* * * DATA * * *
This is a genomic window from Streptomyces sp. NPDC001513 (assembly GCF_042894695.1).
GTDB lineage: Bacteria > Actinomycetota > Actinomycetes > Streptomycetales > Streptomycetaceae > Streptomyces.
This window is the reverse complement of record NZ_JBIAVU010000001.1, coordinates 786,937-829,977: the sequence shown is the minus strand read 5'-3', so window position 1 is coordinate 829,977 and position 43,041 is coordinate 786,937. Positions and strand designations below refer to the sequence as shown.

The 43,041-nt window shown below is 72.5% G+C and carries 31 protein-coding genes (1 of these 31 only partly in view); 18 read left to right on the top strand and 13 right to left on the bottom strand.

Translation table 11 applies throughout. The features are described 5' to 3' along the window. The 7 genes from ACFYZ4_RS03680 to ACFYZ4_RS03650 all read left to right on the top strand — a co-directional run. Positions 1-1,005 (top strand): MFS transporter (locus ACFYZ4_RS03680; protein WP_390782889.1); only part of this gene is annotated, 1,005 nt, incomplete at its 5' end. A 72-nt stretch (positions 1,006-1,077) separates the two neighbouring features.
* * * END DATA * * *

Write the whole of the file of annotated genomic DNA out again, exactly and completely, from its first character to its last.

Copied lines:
This is a genomic window from Streptomyces sp. NPDC001513 (assembly GCF_042894695.1).
GTDB lineage: Bacteria > Actinomycetota > Actinomycetes > Streptomycetales > Streptomycetaceae > Streptomyces.
This window is the reverse complement of record NZ_JBIAVU010000001.1, coordinates 786,937-829,977: the sequence shown is the minus strand read 5'-3', so window position 1 is coordinate 829,977 and position 43,041 is coordinate 786,937. Positions and strand designations below refer to the sequence as shown.

The 43,041-nt window shown below is 72.5% G+C and carries 31 protein-coding genes (1 of these 31 only partly in view); 18 read left to right on the top strand and 13 right to left on the bottom strand.

Translation table 11 applies throughout. The features are described 5' to 3' along the window. The 7 genes from ACFYZ4_RS03680 to ACFYZ4_RS03650 all read left to right on the top strand — a co-directional run. Positions 1-1,005 (top strand): MFS transporter (locus ACFYZ4_RS03680; protein WP_390782889.1); only part of this gene is annotated, 1,005 nt, incomplete at its 5' end. A 72-nt stretch (positions 1,006-1,077) separates the two neighbouring features.